Oil prices have been uncharacteristically stable in recent weeks, but a few short and long-term catalysts promise to keep things interesting through the rest of 2020 and beyond. Most of those factors are pointing toward bullish signals in oil production and inventory data, as well as continued uncertainty around the future supply outlook – given an increasing number of shale bankruptcies and massive pullbacks in planned E&P investments.
Related ETFs: Energy Select Sector SPDR Fund (XLE), Invesco DB Oil Fund (DBO)
For the first time since spring, the last few weeks of movement in crude markets could be described as largely calm. It remains an uneasy calmness, however, as many are still waiting to see how sustainable the current pace of economic recovery from the COVID crash is.
While Americans are starting to drive again, miles driven remained down significantly from a year ago this past May. According to the Federal Highway Administration (FHWA), travel on all U.S. roads was 213.2 billion vehicle miles (VMT) — the latest month available — down 25.5% vs. May 2019. On the bright side, that was still a 27% rebound MoM.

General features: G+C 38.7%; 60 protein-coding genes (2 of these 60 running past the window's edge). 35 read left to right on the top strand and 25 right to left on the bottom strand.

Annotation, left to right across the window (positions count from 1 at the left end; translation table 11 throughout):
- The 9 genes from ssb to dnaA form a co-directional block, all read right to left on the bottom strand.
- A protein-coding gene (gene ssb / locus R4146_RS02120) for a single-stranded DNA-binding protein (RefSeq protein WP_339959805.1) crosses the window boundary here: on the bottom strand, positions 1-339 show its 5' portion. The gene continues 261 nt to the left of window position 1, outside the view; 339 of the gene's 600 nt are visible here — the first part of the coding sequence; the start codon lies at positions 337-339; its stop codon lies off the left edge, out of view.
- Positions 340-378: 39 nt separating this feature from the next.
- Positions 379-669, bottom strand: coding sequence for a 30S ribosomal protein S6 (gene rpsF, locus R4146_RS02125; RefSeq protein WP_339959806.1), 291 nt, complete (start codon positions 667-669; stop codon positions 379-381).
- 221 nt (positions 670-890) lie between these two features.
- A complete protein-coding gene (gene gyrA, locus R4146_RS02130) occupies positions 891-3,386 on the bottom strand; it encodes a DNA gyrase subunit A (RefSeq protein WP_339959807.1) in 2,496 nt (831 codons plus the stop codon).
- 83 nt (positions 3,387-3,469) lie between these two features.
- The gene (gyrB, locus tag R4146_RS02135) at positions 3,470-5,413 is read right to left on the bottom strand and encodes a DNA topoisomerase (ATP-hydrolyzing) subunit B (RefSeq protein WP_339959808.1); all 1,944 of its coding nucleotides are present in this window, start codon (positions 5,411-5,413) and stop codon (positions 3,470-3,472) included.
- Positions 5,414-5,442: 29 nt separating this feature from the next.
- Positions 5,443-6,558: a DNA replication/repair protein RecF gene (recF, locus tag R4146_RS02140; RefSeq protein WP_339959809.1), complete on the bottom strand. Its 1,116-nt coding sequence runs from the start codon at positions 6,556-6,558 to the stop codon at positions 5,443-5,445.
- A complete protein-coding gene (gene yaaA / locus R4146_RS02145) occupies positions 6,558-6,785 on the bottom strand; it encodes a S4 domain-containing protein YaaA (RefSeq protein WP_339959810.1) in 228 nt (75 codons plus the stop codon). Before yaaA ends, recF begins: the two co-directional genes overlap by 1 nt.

While it appears likely that we’ve seen a bottom form in VMT, some measures of crude oil production and storage in the US continue to fall.
EIA data indicates that total field production of US crude remained at its lowest level since mid-June, 10.7 million barrels per day (bdp), in the week ended August 14, following a brief and short-lived recovery to the 11 million bpd mark.
Additionally, US crude inventories have now fallen for 4 weeks straight, contributing to a sustained downturn in the EIA’s measurement for days of supply. The 35.1 days of supply outstanding in the week ended August 14 represents a 16% drop from its 2020 peak, and the lowest level since mid-April.
Though the number of active oil rigs in the US rose by double digits for the first time since January last week, jumping up to 183, that came after bottoming out at 172, the lowest count since 2005, according to Baker Hughes data. This small rebound will provide only a bit of enthusiasm for drillers as, on a YoY basis, the number of active US oil rigs remains down more than 75%.
By the end of the year, Saudi Arabia sees crude demand making a full recovery: “Based on the average projections of various institutions, including OPEC, EIA and the IEA, it is estimated that the world will reach about 97% of pre-pandemic oil demand during the fourth quarter — which is a big recovery from the huge falls in April and May,” said Prince Abdulaziz bin Salman.
The Abu Dhabi National Oil Company (ADNOC) largely concurs with the Saudi assessment, predicting a robust return of oil demand, led by…